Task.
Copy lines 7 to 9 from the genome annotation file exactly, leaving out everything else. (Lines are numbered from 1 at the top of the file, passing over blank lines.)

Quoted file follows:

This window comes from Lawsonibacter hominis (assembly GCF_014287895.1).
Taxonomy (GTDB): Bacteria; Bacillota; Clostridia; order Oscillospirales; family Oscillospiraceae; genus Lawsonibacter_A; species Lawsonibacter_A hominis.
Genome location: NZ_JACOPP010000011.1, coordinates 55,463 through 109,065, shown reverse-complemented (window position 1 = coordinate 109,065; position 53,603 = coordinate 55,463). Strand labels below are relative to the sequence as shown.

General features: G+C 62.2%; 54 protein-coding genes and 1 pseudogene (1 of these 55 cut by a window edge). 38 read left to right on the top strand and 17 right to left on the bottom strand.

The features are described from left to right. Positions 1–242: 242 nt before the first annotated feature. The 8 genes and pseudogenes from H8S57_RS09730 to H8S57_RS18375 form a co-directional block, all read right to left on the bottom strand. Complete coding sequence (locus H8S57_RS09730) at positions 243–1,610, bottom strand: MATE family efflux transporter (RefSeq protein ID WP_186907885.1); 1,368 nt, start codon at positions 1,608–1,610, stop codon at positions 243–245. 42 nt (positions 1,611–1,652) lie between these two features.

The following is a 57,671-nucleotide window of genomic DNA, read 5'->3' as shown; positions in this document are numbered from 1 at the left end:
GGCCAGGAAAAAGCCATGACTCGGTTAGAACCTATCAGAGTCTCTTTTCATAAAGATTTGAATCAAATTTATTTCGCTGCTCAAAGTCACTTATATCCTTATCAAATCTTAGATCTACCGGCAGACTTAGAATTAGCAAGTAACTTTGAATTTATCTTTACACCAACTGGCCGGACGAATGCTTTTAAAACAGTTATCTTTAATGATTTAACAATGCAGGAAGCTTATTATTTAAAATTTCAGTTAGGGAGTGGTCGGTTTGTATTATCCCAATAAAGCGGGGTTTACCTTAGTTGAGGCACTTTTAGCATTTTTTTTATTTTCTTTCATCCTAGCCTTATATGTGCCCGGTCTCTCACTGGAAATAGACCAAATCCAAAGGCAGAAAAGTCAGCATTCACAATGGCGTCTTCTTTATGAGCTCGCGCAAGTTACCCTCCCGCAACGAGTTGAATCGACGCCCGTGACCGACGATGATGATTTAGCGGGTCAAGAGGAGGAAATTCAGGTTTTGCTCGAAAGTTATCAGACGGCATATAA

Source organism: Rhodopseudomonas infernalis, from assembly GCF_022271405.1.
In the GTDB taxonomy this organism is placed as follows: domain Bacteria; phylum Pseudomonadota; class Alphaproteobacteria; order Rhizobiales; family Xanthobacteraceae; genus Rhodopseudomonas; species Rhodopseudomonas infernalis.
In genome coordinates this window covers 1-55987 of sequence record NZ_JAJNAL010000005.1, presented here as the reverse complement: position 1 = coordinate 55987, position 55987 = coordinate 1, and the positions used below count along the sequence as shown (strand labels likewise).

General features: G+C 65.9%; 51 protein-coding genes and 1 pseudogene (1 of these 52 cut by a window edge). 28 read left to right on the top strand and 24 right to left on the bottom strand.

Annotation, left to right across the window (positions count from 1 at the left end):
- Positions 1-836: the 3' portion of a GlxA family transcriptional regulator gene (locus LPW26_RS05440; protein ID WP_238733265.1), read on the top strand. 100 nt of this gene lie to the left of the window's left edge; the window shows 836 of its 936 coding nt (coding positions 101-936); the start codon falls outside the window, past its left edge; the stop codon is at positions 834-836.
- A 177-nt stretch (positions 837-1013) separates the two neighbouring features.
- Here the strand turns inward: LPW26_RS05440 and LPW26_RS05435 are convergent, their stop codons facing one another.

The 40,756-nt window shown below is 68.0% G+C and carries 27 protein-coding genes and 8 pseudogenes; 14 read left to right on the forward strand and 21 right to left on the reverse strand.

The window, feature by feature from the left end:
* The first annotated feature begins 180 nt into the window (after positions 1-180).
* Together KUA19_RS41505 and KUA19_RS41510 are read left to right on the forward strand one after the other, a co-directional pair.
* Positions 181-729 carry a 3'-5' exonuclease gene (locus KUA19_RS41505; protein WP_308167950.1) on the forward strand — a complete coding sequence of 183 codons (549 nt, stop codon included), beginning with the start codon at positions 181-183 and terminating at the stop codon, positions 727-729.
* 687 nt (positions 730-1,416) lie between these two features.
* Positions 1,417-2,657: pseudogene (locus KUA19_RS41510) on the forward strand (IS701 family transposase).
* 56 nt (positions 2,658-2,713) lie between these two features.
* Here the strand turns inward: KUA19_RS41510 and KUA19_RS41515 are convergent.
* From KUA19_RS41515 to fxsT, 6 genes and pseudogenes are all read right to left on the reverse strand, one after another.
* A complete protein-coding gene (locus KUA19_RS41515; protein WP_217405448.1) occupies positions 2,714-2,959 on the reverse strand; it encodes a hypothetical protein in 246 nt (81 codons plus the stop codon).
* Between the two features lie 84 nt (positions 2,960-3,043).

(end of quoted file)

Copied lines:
GGCCAGGAAAAAGCCATGACTCGGTTAGAACCTATCAGAGTCTCTTTTCATAAAGATTTGAATCAAATTTATTTCGCTGCTCAAAGTCACTTATATCCTTATCAAATCTTAGATCTACCGGCAGACTTAGAATTAGCAAGTAACTTTGAATTTATCTTTACACCAACTGGCCGGACGAATGCTTTTAAAACAGTTATCTTTAATGATTTAACAATGCAGGAAGCTTATTATTTAAAATTTCAGTTAGGGAGTGGTCGGTTTGTATTATCCCAATAAAGCGGGGTTTACCTTAGTTGAGGCACTTTTAGCATTTTTTTTATTTTCTTTCATCCTAGCCTTATATGTGCCCGGTCTCTCACTGGAAATAGACCAAATCCAAAGGCAGAAAAGTCAGCATTCACAATGGCGTCTTCTTTATGAGCTCGCGCAAGTTACCCTCCCGCAACGAGTTGAATCGACGCCCGTGACCGACGATGATGATTTAGCGGGTCAAGAGGAGGAAATTCAGGTTTTGCTCGAAAGTTATCAGACGGCATATAA

Source organism: Rhodopseudomonas infernalis, from assembly GCF_022271405.1.
In the GTDB taxonomy this organism is placed as follows: domain Bacteria; phylum Pseudomonadota; class Alphaproteobacteria; order Rhizobiales; family Xanthobacteraceae; genus Rhodopseudomonas; species Rhodopseudomonas infernalis.